It's getting so you can't make or show a movie anywhere without worrying about something. The Cannes Film Festival survived without those Americans who were worried about terrorism, but last week the film "Mio, My Mio" lost a leading lady who didn't want to be exposed to radiation from the Chernobyl nuclear disaster.
Swedish actress Ewa Froling, who also starred in Ingmar Bergman's "Fanny and Alexander," shot some scenes in Sweden but pulled out of the film before location shooting in the Crimea. (The film, being made in English even though it's a Swedish-Norwegian-Russian coproduction, has also shot in Moscow, Norway and Scotland.)
The filmmakers now say they'll charge Froling the $30,000 or so it'll take to reshoot her scenes with Russian actress Ljubov Alexavne, arguing that there's more radiation in Sweden than in the Crimea. The rest of the cast -- which includes Christopher Lee, Susannah York and Timothy Bottoms -- has gone ahead with the shoot, fallout or not.
Bits of Business
"Top Gun" is back on top, two weeks after "Cobra" began its brief reign as the biggest moneymaker of a slow early summer at the movies. Sylvester Stallone's latest dropped 40 percent in its second weekend and an additional 35 percent last weekend, putting it behind both "Top Gun" and the other muscled-hunk-on-a-rampage movie, Arnold Schwarzenegger's "Raw Deal." "Cobra" is still in more theaters than any of its competitors -- in fact, it's in more than 10 percent of the movie theaters in the country -- but its per-screen average is the lowest of any of the top half-dozen movies. "Poltergeist II" is also fading, while steady performers like "Top Gun" and the surprisingly consistent "Short Circuit" look better and better.
Of last week's newcomers, only "Raw Deal" made much noise: Two new films about different out-of-this-world experiences, "SpaceCamp" and "Invaders From Mars," both did lackuster business with about $3 million and $2 million, respectively.
With business running about 20 percent behind the comparable weekend last year, things seem to be wide open for "Ferris Bueller's Day Off" and "Back to School," two comedies that have picked up some favorable reaction prior to their openings this week. Both have sure-fire elements: The presence of Rodney Dangerfield in "Back to School" and some typical teens-in-angst tricks from the ever-reliable John ("The Breakfast Club," "Pretty in Pink") Hughes' "Ferris Bueller." Parts of "Bueller" might be familiar from Hughes' previous high school sagas, but consider this: He's now reportedly working on a film about a lovable nerd who gets a date with the high school's glamor queen and has to chose between her and a long-suffering, faithful friend who's not as in-crowd. "Brilliant in Blue," anyone?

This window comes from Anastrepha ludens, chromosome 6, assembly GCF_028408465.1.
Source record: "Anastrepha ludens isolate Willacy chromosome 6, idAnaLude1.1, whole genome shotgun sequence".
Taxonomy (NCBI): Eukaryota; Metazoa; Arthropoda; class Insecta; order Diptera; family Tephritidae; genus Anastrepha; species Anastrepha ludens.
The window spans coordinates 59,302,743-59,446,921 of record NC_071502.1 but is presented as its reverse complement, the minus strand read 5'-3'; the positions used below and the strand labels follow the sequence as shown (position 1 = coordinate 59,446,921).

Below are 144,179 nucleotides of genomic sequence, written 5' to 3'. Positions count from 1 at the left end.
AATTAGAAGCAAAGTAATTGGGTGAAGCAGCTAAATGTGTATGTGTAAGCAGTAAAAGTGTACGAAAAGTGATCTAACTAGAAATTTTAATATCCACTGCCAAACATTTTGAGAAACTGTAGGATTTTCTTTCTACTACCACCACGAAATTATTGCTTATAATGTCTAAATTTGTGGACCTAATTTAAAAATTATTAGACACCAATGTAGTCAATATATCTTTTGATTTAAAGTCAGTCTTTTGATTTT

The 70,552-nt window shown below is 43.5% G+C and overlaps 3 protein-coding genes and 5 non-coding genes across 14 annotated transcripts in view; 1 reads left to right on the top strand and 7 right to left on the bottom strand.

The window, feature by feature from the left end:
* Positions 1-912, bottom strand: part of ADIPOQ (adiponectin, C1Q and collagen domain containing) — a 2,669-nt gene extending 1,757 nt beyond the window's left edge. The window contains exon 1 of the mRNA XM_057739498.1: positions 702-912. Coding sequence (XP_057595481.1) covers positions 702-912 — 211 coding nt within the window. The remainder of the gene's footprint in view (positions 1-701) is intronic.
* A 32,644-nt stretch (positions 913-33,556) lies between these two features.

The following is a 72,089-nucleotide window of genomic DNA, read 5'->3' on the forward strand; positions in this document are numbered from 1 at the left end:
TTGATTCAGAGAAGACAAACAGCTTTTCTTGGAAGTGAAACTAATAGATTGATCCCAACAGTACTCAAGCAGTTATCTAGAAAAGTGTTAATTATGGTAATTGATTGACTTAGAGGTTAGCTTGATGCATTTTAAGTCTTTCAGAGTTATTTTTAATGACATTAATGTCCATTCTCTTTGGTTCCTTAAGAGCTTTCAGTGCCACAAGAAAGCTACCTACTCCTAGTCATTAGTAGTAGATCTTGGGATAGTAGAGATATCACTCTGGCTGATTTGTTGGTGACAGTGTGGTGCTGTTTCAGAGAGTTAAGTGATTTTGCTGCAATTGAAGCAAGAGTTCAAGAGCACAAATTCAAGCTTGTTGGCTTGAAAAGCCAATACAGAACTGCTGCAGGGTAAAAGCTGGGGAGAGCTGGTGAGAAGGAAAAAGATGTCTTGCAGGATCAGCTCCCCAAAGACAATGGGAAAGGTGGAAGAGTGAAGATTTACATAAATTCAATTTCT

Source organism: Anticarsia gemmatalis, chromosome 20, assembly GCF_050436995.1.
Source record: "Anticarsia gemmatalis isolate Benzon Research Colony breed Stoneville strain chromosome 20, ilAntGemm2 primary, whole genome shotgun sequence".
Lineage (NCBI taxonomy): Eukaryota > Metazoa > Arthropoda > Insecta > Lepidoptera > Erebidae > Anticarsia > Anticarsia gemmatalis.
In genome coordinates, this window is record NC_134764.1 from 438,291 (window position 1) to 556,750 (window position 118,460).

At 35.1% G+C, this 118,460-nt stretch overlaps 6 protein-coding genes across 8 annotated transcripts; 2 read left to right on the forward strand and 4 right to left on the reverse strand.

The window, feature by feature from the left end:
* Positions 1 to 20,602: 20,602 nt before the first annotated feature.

Yeah, That's the Ticket
You'd never believe it if he told you himself, but Jon Lovitz -- who created the character of a wonderfully sleazy pathological liar in his comedy act some years back and has lately made it the most recognizable bit on "Saturday Night Live" -- will star in a major motion picture. Yeah, that's it, a major motion picture produced by "SNL" originator Lorne Michaels and christened "The Liar" after Lovitz's character. And according to the Los Angeles Herald Examiner, there's now talk of Lovitz playing the lead in a proposed live-action film of Bugs Bunny. (First Howard the Duck, then Bugs Bunny -- is no comic strip or cartoon animal safe from a live-action Hollywood face lift?) They swear it's true, though this talk about Lovitz playing Bugs really sounds like the kind of whopper you'd expect from a Liar